By Joe Wass
Claude Lajeunesse was quite the amateur boxer in his day — or so the legend goes.
I first heard about our outgoing president’s alleged fists of fury at a sports editor for The Eyeopener two years ago.
I thought a story about our president’s days of dishing out pain in the sweet science would not only make for a great sports feature, it would give our often aloof leader a chance to discredit a perception that he’s distant and unapproachable.
That year, I accompanied a news editor during our paper’s weekly sit-down interview with the big man upstairs. I was excited to meet Lajeunesse, and I figured he’d be excited to talk about sports, rather than tuition fees.
I never anticipated what I was going to be hit with. Lajeunesse not only refused to talk about his boxing career, he actually seemed angry that I had brought up the topic.
Round one went to Claude. Round two took place the following year during another scheduled meeting. This time I was the news editor. “I know you turned me down last year, but I think the students would love the story,” I told him. “Move along, move along,” was his only response. Claude: Two, humbled student: Nothing.
The third and final round came last Friday, when I had the privilege to conduct the final Eyeopener interview with Lajeunesse before he steps down as Ryerson’s president.
I took the interview very seriously. Not Rocky running up the staircase seriously, but I did wear my best blazer, combed my hair and ate half a pack of Tic Tacs.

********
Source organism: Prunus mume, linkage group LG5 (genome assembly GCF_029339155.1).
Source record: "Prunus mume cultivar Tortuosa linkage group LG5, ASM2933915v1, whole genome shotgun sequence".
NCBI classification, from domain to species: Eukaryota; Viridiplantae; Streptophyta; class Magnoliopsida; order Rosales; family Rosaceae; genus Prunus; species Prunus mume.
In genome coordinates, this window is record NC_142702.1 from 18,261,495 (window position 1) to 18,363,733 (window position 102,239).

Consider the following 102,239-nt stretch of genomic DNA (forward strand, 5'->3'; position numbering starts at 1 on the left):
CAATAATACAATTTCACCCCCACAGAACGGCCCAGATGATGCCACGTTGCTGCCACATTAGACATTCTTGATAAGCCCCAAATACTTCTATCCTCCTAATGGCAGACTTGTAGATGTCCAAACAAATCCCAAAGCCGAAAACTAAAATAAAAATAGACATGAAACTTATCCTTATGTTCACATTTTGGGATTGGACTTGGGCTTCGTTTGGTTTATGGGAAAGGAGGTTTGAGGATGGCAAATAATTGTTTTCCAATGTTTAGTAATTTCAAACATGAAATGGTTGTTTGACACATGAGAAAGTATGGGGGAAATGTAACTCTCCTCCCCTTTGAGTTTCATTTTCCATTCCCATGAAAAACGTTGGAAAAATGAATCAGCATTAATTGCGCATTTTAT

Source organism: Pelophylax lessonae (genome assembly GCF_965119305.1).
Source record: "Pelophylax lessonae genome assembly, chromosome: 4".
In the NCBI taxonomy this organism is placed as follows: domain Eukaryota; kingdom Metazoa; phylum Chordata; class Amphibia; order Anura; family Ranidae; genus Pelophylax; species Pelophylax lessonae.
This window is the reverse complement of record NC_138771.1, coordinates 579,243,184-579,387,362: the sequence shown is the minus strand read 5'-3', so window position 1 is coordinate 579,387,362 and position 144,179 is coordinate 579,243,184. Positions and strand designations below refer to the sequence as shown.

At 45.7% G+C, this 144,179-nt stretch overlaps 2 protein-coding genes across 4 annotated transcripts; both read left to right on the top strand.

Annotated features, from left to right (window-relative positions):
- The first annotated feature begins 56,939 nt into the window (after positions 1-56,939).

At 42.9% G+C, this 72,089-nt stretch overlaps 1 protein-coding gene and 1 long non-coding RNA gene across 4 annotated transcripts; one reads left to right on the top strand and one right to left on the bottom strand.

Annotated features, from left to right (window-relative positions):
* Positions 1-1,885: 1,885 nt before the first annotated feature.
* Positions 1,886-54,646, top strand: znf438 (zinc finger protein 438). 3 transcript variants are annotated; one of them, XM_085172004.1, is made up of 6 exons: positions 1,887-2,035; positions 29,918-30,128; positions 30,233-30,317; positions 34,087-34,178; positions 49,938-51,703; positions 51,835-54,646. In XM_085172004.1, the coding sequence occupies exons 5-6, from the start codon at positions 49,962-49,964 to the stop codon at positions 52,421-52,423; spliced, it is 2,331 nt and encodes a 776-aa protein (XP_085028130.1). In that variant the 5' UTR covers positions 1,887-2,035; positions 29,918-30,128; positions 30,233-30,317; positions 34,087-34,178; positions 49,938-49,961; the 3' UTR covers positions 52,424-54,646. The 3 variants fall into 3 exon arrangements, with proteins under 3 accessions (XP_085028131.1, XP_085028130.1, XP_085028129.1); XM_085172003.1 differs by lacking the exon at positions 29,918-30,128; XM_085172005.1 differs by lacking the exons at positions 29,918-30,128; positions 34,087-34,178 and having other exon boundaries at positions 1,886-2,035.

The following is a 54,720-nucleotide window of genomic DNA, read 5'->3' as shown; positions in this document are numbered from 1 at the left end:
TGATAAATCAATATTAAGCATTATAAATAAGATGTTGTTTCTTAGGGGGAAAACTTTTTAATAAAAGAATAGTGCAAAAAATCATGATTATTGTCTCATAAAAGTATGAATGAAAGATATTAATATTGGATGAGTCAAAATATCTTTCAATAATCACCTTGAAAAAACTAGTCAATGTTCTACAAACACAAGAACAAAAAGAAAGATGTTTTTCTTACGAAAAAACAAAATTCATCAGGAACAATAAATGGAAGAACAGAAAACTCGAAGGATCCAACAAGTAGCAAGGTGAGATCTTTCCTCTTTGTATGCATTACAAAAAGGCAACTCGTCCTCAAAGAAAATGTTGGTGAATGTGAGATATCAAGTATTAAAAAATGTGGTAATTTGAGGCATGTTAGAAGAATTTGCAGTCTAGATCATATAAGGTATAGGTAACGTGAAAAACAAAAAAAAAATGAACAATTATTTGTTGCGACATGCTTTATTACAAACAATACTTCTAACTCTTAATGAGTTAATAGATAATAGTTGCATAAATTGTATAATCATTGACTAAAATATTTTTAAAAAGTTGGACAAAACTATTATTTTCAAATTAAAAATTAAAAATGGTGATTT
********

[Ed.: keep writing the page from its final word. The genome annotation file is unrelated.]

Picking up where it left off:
My strategy to get info out of him was to start small. So what weight class were you? Were you a jabber or all about the knockout? Red or black trunks? A smile, repeated head shaking and “it’s irrelevant to the students of Ryerson,” was all I got for my efforts. Down went Wass.
An hour after my interview with Lajeunesse, I meet up with incoming president Sheldon Levy at a coffee shop close to campus. He didn’t have a boxing career to discuss, but he was willing to talk about anything and everything, regardless of its relevance to the student body. Sometimes he’d even asked questions for me.
“You can ask me anything,” he told me. “Go ahead, ask me how much I make: $275,000 a year (that’s about $6,000 less than Lajeunesse made in 2004).
Levy says that it’s genetic for him to talk to people and it’s impossible for him to snub an interview, let alone a question. Quite the change from our current president’s attitude.
Which brings us to our final issue. Our staff decided to analyze the state of Ryerson — in magazine format no less — during this historic regime change. On August 1st, for the first time in a decade, Claude Lajeunesse is not going to be our president, and we felt Sheldon Levy should know what kind of school he is taking over.
What did we find? Well, you are going to have to flip through these pages to find out. Finally, from one president stepping down to another, it’s been fun Claude — I’ll keep a pen and paper in hand in case you ever come around to that boxing story.